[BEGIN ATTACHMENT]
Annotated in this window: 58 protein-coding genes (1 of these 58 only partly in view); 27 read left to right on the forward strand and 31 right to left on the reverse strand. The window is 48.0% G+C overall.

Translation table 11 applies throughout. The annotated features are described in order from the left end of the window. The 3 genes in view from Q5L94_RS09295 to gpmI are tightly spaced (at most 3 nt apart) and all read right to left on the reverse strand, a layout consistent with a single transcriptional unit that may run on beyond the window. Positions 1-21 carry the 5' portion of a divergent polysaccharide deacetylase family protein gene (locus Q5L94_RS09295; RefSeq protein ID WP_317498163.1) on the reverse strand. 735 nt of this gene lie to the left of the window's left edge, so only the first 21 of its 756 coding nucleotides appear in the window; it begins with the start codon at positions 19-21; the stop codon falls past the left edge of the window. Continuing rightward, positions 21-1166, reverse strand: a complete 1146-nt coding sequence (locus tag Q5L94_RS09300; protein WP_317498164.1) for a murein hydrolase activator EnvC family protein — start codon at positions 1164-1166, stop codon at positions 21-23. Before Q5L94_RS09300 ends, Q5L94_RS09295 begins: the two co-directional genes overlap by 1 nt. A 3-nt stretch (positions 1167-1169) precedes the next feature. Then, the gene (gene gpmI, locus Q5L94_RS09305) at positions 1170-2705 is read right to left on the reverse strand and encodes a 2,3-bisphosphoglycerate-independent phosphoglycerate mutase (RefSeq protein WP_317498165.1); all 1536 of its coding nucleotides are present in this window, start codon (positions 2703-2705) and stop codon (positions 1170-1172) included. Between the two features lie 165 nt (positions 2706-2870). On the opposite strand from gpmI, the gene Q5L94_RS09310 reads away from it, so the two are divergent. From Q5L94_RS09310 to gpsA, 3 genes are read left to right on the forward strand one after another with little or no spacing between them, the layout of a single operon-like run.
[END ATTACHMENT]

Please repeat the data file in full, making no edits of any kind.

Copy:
Annotated in this window: 58 protein-coding genes (1 of these 58 only partly in view); 27 read left to right on the forward strand and 31 right to left on the reverse strand. The window is 48.0% G+C overall.

Translation table 11 applies throughout. The annotated features are described in order from the left end of the window. The 3 genes in view from Q5L94_RS09295 to gpmI are tightly spaced (at most 3 nt apart) and all read right to left on the reverse strand, a layout consistent with a single transcriptional unit that may run on beyond the window. Positions 1-21 carry the 5' portion of a divergent polysaccharide deacetylase family protein gene (locus Q5L94_RS09295; RefSeq protein ID WP_317498163.1) on the reverse strand. 735 nt of this gene lie to the left of the window's left edge, so only the first 21 of its 756 coding nucleotides appear in the window; it begins with the start codon at positions 19-21; the stop codon falls past the left edge of the window. Continuing rightward, positions 21-1166, reverse strand: a complete 1146-nt coding sequence (locus tag Q5L94_RS09300; protein WP_317498164.1) for a murein hydrolase activator EnvC family protein — start codon at positions 1164-1166, stop codon at positions 21-23. Before Q5L94_RS09300 ends, Q5L94_RS09295 begins: the two co-directional genes overlap by 1 nt. A 3-nt stretch (positions 1167-1169) precedes the next feature. Then, the gene (gene gpmI, locus Q5L94_RS09305) at positions 1170-2705 is read right to left on the reverse strand and encodes a 2,3-bisphosphoglycerate-independent phosphoglycerate mutase (RefSeq protein WP_317498165.1); all 1536 of its coding nucleotides are present in this window, start codon (positions 2703-2705) and stop codon (positions 1170-1172) included. Between the two features lie 165 nt (positions 2706-2870). On the opposite strand from gpmI, the gene Q5L94_RS09310 reads away from it, so the two are divergent. From Q5L94_RS09310 to gpsA, 3 genes are read left to right on the forward strand one after another with little or no spacing between them, the layout of a single operon-like run.